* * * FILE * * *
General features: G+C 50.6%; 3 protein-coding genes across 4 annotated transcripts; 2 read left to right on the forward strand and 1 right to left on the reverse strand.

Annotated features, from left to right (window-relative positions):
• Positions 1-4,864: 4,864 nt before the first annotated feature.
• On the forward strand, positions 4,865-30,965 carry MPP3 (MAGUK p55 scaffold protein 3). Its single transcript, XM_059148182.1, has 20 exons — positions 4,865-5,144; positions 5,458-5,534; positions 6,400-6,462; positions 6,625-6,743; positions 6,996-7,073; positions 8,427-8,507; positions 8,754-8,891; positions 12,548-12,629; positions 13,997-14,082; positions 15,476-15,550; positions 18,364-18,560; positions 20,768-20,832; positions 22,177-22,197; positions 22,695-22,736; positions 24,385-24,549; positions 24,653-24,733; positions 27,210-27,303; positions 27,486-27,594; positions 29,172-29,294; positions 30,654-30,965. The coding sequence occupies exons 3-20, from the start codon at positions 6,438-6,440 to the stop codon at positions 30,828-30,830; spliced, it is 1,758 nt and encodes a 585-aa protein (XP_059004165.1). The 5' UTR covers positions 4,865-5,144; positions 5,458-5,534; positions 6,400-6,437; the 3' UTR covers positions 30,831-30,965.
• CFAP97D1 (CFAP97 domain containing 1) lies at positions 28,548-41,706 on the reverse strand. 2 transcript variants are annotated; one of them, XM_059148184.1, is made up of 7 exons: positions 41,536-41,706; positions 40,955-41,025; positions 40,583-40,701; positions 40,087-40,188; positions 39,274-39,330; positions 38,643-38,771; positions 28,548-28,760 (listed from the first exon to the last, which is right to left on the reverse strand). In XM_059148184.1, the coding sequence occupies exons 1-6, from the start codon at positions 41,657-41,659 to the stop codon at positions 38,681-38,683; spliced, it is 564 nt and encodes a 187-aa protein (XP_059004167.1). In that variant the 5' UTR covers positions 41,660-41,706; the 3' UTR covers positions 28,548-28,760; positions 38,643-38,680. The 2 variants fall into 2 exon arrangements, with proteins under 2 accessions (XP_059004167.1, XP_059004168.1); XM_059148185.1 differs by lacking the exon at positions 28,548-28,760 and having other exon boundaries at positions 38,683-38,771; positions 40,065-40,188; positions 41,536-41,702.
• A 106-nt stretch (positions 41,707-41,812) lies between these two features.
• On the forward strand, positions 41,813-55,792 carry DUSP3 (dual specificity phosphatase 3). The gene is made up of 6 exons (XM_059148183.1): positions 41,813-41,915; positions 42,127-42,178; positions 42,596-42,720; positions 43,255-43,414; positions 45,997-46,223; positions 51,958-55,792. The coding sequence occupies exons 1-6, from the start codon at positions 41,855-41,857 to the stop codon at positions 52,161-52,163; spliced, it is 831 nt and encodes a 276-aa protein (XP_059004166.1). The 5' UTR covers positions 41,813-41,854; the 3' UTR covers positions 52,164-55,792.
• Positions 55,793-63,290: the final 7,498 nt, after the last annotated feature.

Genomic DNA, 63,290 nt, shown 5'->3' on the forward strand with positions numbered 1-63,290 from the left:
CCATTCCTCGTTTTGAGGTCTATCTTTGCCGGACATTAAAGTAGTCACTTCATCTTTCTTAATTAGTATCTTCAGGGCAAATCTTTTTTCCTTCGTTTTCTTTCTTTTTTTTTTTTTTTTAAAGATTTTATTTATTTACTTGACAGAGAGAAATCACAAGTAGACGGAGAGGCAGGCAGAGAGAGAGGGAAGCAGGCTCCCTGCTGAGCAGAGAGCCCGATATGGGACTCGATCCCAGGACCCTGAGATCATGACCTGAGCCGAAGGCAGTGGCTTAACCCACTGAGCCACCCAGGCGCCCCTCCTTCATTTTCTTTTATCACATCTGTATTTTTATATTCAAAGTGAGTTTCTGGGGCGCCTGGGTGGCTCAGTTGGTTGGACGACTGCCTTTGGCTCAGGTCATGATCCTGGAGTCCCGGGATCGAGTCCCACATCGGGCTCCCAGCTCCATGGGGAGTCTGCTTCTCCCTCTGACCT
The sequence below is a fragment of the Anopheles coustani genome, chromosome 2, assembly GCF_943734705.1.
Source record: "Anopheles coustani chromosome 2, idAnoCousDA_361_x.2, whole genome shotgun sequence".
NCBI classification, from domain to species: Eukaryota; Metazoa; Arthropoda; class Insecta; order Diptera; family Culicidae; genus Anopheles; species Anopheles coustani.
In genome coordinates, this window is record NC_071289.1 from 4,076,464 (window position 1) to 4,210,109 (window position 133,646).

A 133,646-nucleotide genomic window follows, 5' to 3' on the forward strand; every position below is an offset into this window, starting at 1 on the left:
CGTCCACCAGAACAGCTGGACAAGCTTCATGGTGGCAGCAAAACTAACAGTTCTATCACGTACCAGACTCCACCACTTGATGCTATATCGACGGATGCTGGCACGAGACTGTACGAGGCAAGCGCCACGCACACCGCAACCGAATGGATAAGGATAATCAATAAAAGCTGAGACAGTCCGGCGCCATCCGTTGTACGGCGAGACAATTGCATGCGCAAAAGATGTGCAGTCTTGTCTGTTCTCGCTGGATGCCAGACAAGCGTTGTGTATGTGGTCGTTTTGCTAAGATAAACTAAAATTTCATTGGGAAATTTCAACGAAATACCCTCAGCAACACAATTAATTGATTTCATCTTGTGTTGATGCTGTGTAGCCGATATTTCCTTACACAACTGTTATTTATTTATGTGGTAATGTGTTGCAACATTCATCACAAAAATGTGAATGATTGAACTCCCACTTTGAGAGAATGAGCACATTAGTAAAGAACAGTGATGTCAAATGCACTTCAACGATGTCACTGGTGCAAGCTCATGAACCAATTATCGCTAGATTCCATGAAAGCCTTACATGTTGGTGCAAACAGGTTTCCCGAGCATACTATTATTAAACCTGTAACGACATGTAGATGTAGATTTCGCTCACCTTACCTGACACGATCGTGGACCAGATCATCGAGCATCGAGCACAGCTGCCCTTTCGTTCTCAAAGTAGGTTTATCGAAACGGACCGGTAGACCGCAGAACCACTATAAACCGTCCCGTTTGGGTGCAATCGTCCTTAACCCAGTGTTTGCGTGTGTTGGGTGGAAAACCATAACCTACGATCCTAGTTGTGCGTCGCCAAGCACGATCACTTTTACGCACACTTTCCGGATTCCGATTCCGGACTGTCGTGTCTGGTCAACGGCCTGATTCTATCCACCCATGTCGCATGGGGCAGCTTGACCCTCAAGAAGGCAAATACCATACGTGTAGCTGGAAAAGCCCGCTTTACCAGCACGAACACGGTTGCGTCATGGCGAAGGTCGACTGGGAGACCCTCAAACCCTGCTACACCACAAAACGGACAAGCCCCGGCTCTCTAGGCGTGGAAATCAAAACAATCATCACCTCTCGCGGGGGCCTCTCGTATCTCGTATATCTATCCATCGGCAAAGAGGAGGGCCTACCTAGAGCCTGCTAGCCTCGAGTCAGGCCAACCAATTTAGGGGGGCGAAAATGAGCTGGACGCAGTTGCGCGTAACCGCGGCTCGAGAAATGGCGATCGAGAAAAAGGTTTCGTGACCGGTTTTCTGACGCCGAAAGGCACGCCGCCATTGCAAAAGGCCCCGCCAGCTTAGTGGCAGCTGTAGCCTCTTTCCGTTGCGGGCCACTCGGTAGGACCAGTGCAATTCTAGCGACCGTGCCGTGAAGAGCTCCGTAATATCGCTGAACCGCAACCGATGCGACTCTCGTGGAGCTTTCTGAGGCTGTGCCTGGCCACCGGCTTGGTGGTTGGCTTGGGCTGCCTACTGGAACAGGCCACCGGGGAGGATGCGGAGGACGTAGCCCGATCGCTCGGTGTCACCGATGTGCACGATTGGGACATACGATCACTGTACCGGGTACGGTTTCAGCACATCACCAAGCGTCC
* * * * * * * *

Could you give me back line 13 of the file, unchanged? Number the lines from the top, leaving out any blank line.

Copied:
NCBI classification, from domain to species: Eukaryota; Metazoa; Arthropoda; class Insecta; order Diptera; family Culicidae; genus Anopheles; species Anopheles coustani.